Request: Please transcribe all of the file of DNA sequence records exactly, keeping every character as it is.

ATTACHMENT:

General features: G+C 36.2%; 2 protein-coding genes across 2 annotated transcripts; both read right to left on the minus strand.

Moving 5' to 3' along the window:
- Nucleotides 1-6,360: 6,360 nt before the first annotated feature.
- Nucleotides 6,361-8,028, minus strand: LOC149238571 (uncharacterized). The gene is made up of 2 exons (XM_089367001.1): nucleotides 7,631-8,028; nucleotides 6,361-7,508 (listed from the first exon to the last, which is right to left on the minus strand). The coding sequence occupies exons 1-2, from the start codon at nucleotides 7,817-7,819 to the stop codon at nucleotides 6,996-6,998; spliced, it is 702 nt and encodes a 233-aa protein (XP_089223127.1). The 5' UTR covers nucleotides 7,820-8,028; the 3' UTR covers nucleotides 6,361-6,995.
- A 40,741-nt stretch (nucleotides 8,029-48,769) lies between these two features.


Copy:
General features: G+C 36.2%; 2 protein-coding genes across 2 annotated transcripts; both read right to left on the minus strand.

Moving 5' to 3' along the window:
- Nucleotides 1-6,360: 6,360 nt before the first annotated feature.
- Nucleotides 6,361-8,028, minus strand: LOC149238571 (uncharacterized). The gene is made up of 2 exons (XM_089367001.1): nucleotides 7,631-8,028; nucleotides 6,361-7,508 (listed from the first exon to the last, which is right to left on the minus strand). The coding sequence occupies exons 1-2, from the start codon at nucleotides 7,817-7,819 to the stop codon at nucleotides 6,996-6,998; spliced, it is 702 nt and encodes a 233-aa protein (XP_089223127.1). The 5' UTR covers nucleotides 7,820-8,028; the 3' UTR covers nucleotides 6,361-6,995.
- A 40,741-nt stretch (nucleotides 8,029-48,769) lies between these two features.